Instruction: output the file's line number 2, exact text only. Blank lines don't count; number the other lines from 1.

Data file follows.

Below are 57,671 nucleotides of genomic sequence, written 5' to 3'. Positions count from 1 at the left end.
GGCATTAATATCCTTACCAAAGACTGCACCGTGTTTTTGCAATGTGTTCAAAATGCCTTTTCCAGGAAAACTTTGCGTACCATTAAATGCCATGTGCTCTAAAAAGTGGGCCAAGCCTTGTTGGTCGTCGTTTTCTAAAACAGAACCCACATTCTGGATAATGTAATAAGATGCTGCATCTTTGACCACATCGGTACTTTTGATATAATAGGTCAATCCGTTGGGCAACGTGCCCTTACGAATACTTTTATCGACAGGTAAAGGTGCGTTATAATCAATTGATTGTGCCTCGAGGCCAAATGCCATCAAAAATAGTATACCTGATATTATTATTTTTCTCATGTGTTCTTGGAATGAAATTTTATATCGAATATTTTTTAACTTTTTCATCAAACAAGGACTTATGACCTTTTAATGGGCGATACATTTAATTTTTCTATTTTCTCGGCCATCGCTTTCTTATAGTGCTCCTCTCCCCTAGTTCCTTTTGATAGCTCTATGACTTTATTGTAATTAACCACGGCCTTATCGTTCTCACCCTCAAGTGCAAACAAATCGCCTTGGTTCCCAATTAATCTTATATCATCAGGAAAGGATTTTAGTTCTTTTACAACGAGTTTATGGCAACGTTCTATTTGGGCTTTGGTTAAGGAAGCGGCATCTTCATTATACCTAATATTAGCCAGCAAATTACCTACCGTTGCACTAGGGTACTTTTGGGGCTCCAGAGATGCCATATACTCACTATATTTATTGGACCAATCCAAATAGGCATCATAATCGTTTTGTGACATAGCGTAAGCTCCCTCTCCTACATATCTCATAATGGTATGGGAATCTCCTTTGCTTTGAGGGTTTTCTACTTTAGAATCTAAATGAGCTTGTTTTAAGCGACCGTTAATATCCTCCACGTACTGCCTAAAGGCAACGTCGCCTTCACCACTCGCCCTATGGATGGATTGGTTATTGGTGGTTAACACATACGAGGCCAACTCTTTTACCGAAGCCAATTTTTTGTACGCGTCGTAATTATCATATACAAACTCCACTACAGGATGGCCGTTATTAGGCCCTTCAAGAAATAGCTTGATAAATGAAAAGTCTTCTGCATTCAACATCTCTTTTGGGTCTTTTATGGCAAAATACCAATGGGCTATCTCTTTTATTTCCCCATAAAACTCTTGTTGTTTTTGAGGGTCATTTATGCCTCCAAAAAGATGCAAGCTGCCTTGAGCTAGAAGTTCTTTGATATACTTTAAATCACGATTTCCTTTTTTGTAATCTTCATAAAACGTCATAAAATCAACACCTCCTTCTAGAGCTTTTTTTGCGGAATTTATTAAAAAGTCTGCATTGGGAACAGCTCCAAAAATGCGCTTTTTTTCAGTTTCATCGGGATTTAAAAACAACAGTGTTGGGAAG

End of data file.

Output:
GGCATTAATATCCTTACCAAAGACTGCACCGTGTTTTTGCAATGTGTTCAAAATGCCTTTTCCAGGAAAACTTTGCGTACCATTAAATGCCATGTGCTCTAAAAAGTGGGCCAAGCCTTGTTGGTCGTCGTTTTCTAAAACAGAACCCACATTCTGGATAATGTAATAAGATGCTGCATCTTTGACCACATCGGTACTTTTGATATAATAGGTCAATCCGTTGGGCAACGTGCCCTTACGAATACTTTTATCGACAGGTAAAGGTGCGTTATAATCAATTGATTGTGCCTCGAGGCCAAATGCCATCAAAAATAGTATACCTGATATTATTATTTTTCTCATGTGTTCTTGGAATGAAATTTTATATCGAATATTTTTTAACTTTTTCATCAAACAAGGACTTATGACCTTTTAATGGGCGATACATTTAATTTTTCTATTTTCTCGGCCATCGCTTTCTTATAGTGCTCCTCTCCCCTAGTTCCTTTTGATAGCTCTATGACTTTATTGTAATTAACCACGGCCTTATCGTTCTCACCCTCAAGTGCAAACAAATCGCCTTGGTTCCCAATTAATCTTATATCATCAGGAAAGGATTTTAGTTCTTTTACAACGAGTTTATGGCAACGTTCTATTTGGGCTTTGGTTAAGGAAGCGGCATCTTCATTATACCTAATATTAGCCAGCAAATTACCTACCGTTGCACTAGGGTACTTTTGGGGCTCCAGAGATGCCATATACTCACTATATTTATTGGACCAATCCAAATAGGCATCATAATCGTTTTGTGACATAGCGTAAGCTCCCTCTCCTACATATCTCATAATGGTATGGGAATCTCCTTTGCTTTGAGGGTTTTCTACTTTAGAATCTAAATGAGCTTGTTTTAAGCGACCGTTAATATCCTCCACGTACTGCCTAAAGGCAACGTCGCCTTCACCACTCGCCCTATGGATGGATTGGTTATTGGTGGTTAACACATACGAGGCCAACTCTTTTACCGAAGCCAATTTTTTGTACGCGTCGTAATTATCATATACAAACTCCACTACAGGATGGCCGTTATTAGGCCCTTCAAGAAATAGCTTGATAAATGAAAAGTCTTCTGCATTCAACATCTCTTTTGGGTCTTTTATGGCAAAATACCAATGGGCTATCTCTTTTATTTCCCCATAAAACTCTTGTTGTTTTTGAGGGTCATTTATGCCTCCAAAAAGATGCAAGCTGCCTTGAGCTAGAAGTTCTTTGATATACTTTAAATCACGATTTCCTTTTTTGTAATCTTCATAAAACGTCATAAAATCAACACCTCCTTCTAGAGCTTTTTTTGCGGAATTTATTAAAAAGTCTGCATTGGGAACAGCTCCAAAAATGCGCTTTTTTTCAGTTTCATCGGGATTTAAAAACAACAGTGTTGGGAAG